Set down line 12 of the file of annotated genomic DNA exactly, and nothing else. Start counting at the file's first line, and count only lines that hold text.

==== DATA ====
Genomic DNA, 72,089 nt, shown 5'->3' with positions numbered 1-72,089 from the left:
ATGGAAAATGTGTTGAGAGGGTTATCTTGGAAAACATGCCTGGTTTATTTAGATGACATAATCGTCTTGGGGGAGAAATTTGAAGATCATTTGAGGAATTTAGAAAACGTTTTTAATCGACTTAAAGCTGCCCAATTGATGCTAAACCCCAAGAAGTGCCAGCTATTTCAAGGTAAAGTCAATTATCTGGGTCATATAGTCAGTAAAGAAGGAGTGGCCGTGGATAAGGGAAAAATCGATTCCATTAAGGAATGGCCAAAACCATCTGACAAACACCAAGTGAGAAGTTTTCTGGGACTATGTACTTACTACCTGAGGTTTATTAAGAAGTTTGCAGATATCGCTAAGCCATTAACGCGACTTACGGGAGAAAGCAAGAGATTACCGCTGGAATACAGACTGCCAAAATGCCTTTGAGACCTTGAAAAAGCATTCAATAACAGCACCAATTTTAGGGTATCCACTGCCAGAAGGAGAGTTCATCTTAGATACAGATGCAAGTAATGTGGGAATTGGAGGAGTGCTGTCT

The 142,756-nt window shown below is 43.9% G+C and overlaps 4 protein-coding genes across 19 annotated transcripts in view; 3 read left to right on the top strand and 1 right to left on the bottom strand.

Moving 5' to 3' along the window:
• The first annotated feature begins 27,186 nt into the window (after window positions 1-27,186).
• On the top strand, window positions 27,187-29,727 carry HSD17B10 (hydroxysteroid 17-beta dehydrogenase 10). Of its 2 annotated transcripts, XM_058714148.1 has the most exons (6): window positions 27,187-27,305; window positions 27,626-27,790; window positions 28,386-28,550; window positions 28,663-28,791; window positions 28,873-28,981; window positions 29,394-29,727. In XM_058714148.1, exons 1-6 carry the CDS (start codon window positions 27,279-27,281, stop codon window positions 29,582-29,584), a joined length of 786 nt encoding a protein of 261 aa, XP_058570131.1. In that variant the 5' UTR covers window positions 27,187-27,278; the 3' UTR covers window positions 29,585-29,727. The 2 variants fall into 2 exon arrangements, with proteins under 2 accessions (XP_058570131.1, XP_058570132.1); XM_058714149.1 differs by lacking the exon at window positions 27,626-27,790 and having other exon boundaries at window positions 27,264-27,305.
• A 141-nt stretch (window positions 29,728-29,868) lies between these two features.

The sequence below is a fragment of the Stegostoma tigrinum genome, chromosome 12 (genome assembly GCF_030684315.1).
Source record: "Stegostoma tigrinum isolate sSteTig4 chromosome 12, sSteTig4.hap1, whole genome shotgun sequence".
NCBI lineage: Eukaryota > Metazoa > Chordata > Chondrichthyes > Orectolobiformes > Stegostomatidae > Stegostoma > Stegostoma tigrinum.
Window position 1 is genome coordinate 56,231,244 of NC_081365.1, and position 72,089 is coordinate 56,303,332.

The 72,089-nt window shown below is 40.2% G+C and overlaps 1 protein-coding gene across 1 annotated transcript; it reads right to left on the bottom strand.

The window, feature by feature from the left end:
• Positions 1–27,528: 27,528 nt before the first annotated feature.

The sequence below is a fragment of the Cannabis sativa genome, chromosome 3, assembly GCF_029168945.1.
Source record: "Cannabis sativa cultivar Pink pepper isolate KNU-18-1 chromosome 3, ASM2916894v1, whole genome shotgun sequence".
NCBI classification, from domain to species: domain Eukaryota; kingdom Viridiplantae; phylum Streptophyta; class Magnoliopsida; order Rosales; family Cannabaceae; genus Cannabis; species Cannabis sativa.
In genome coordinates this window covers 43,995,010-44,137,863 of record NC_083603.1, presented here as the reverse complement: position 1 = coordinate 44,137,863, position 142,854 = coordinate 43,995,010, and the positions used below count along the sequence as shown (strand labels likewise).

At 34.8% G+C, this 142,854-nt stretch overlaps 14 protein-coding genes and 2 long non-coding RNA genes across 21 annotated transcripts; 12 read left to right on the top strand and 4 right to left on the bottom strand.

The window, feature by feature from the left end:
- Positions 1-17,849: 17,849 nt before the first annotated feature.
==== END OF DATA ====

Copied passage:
The 72,089-nt window shown below is 40.2% G+C and overlaps 1 protein-coding gene across 1 annotated transcript; it reads right to left on the bottom strand.